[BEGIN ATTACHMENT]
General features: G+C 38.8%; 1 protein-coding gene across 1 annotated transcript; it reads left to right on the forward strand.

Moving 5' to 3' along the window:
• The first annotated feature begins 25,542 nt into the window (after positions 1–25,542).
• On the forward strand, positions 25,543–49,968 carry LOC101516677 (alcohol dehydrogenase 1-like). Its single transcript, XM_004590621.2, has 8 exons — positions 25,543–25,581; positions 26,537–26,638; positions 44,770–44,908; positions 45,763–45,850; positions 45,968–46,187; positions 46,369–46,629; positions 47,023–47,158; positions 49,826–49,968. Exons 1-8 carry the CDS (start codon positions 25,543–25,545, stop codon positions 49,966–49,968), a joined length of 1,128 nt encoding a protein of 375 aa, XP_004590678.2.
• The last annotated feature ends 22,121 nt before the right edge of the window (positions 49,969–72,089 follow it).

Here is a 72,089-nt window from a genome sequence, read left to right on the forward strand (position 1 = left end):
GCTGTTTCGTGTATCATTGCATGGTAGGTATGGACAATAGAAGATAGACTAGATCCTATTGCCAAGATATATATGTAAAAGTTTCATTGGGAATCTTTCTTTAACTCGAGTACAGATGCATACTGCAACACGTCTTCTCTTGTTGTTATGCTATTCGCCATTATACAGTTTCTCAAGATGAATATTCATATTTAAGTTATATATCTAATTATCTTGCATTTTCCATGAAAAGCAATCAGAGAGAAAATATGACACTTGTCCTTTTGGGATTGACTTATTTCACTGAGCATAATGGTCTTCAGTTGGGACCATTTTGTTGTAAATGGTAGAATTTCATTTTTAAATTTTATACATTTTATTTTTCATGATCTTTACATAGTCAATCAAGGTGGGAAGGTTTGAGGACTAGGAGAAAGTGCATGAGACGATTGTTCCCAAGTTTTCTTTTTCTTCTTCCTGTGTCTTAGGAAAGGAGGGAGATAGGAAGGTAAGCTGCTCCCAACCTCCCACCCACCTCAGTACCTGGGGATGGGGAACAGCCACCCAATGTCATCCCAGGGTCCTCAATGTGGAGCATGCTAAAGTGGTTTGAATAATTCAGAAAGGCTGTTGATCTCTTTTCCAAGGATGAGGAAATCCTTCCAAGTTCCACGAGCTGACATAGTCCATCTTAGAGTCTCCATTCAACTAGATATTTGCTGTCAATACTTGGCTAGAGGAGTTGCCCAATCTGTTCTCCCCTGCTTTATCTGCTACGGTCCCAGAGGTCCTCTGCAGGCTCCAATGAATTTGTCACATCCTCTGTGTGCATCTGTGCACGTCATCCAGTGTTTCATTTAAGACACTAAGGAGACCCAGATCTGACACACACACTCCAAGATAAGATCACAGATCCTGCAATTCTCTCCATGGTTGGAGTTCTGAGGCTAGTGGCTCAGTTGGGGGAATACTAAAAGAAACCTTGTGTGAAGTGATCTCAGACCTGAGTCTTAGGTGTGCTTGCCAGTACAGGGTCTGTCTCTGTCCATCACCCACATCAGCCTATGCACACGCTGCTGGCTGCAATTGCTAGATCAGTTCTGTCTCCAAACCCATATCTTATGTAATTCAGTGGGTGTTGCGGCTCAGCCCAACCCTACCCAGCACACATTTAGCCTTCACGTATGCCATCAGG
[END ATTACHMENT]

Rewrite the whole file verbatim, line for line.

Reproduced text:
General features: G+C 38.8%; 1 protein-coding gene across 1 annotated transcript; it reads left to right on the forward strand.

Moving 5' to 3' along the window:
• The first annotated feature begins 25,542 nt into the window (after positions 1–25,542).
• On the forward strand, positions 25,543–49,968 carry LOC101516677 (alcohol dehydrogenase 1-like). Its single transcript, XM_004590621.2, has 8 exons — positions 25,543–25,581; positions 26,537–26,638; positions 44,770–44,908; positions 45,763–45,850; positions 45,968–46,187; positions 46,369–46,629; positions 47,023–47,158; positions 49,826–49,968. Exons 1-8 carry the CDS (start codon positions 25,543–25,545, stop codon positions 49,966–49,968), a joined length of 1,128 nt encoding a protein of 375 aa, XP_004590678.2.
• The last annotated feature ends 22,121 nt before the right edge of the window (positions 49,969–72,089 follow it).

Here is a 72,089-nt window from a genome sequence, read left to right on the forward strand (position 1 = left end):
GCTGTTTCGTGTATCATTGCATGGTAGGTATGGACAATAGAAGATAGACTAGATCCTATTGCCAAGATATATATGTAAAAGTTTCATTGGGAATCTTTCTTTAACTCGAGTACAGATGCATACTGCAACACGTCTTCTCTTGTTGTTATGCTATTCGCCATTATACAGTTTCTCAAGATGAATATTCATATTTAAGTTATATATCTAATTATCTTGCATTTTCCATGAAAAGCAATCAGAGAGAAAATATGACACTTGTCCTTTTGGGATTGACTTATTTCACTGAGCATAATGGTCTTCAGTTGGGACCATTTTGTTGTAAATGGTAGAATTTCATTTTTAAATTTTATACATTTTATTTTTCATGATCTTTACATAGTCAATCAAGGTGGGAAGGTTTGAGGACTAGGAGAAAGTGCATGAGACGATTGTTCCCAAGTTTTCTTTTTCTTCTTCCTGTGTCTTAGGAAAGGAGGGAGATAGGAAGGTAAGCTGCTCCCAACCTCCCACCCACCTCAGTACCTGGGGATGGGGAACAGCCACCCAATGTCATCCCAGGGTCCTCAATGTGGAGCATGCTAAAGTGGTTTGAATAATTCAGAAAGGCTGTTGATCTCTTTTCCAAGGATGAGGAAATCCTTCCAAGTTCCACGAGCTGACATAGTCCATCTTAGAGTCTCCATTCAACTAGATATTTGCTGTCAATACTTGGCTAGAGGAGTTGCCCAATCTGTTCTCCCCTGCTTTATCTGCTACGGTCCCAGAGGTCCTCTGCAGGCTCCAATGAATTTGTCACATCCTCTGTGTGCATCTGTGCACGTCATCCAGTGTTTCATTTAAGACACTAAGGAGACCCAGATCTGACACACACACTCCAAGATAAGATCACAGATCCTGCAATTCTCTCCATGGTTGGAGTTCTGAGGCTAGTGGCTCAGTTGGGGGAATACTAAAAGAAACCTTGTGTGAAGTGATCTCAGACCTGAGTCTTAGGTGTGCTTGCCAGTACAGGGTCTGTCTCTGTCCATCACCCACATCAGCCTATGCACACGCTGCTGGCTGCAATTGCTAGATCAGTTCTGTCTCCAAACCCATATCTTATGTAATTCAGTGGGTGTTGCGGCTCAGCCCAACCCTACCCAGCACACATTTAGCCTTCACGTATGCCATCAGG